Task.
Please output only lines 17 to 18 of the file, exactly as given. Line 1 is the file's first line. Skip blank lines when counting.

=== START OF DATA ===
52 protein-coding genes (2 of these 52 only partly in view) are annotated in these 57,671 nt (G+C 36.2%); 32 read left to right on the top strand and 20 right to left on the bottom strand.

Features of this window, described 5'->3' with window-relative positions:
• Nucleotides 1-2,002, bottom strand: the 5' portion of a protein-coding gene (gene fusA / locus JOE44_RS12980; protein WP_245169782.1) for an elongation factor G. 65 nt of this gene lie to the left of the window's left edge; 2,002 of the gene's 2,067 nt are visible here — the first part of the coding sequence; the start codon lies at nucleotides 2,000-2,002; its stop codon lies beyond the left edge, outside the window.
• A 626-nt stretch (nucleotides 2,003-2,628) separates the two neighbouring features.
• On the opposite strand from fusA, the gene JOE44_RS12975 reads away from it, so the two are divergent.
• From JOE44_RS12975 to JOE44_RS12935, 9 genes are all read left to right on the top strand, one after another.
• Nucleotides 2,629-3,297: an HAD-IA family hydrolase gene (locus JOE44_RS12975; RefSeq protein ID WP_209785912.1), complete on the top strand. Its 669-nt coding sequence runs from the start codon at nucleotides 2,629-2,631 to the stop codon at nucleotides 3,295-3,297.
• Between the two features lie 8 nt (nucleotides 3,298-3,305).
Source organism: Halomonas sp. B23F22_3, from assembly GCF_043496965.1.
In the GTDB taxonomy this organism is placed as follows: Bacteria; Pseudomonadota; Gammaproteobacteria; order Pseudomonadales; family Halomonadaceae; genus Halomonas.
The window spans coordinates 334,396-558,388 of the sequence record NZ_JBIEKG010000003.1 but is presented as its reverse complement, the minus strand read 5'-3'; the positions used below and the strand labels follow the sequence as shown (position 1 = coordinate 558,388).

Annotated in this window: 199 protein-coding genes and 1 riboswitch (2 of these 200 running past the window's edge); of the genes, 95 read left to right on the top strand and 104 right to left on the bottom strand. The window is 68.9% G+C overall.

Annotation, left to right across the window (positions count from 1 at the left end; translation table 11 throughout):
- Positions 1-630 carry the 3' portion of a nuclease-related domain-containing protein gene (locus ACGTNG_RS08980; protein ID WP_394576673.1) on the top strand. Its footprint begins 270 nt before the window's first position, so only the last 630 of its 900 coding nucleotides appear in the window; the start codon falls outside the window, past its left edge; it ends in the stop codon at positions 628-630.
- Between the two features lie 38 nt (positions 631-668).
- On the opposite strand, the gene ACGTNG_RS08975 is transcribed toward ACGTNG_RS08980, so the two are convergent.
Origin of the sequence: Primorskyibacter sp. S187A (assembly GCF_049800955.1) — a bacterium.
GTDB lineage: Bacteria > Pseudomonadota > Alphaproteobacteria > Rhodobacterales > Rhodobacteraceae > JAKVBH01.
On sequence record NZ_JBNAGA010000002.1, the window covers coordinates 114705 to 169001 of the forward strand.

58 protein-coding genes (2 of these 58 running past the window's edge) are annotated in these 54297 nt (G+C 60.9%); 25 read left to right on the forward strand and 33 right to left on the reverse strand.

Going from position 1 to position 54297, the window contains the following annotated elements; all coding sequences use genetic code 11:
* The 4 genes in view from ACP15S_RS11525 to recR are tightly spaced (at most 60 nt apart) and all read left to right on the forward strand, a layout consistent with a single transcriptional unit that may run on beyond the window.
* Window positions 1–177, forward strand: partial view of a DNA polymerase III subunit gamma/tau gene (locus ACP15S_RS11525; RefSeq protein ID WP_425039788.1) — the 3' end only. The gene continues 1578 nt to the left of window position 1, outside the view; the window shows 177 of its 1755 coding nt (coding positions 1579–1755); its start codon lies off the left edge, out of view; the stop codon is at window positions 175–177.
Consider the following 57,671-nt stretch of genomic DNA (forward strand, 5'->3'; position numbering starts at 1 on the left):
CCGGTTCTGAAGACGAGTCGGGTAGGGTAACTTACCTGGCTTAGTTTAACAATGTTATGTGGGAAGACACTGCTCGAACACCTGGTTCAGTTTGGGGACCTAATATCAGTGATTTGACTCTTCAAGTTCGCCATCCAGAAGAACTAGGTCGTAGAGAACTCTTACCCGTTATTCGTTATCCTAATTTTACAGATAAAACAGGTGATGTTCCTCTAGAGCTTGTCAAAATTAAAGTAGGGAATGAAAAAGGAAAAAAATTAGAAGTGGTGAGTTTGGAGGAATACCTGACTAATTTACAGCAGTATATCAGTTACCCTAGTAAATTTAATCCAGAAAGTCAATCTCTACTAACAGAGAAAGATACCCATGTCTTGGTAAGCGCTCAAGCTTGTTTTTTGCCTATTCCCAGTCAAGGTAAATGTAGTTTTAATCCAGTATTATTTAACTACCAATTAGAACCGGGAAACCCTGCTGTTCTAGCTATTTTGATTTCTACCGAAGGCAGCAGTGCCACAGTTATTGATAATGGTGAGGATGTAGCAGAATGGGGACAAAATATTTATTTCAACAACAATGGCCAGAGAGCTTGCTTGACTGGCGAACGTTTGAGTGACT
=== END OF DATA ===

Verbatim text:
Origin of the sequence: Primorskyibacter sp. S187A (assembly GCF_049800955.1) — a bacterium.
GTDB lineage: Bacteria > Pseudomonadota > Alphaproteobacteria > Rhodobacterales > Rhodobacteraceae > JAKVBH01.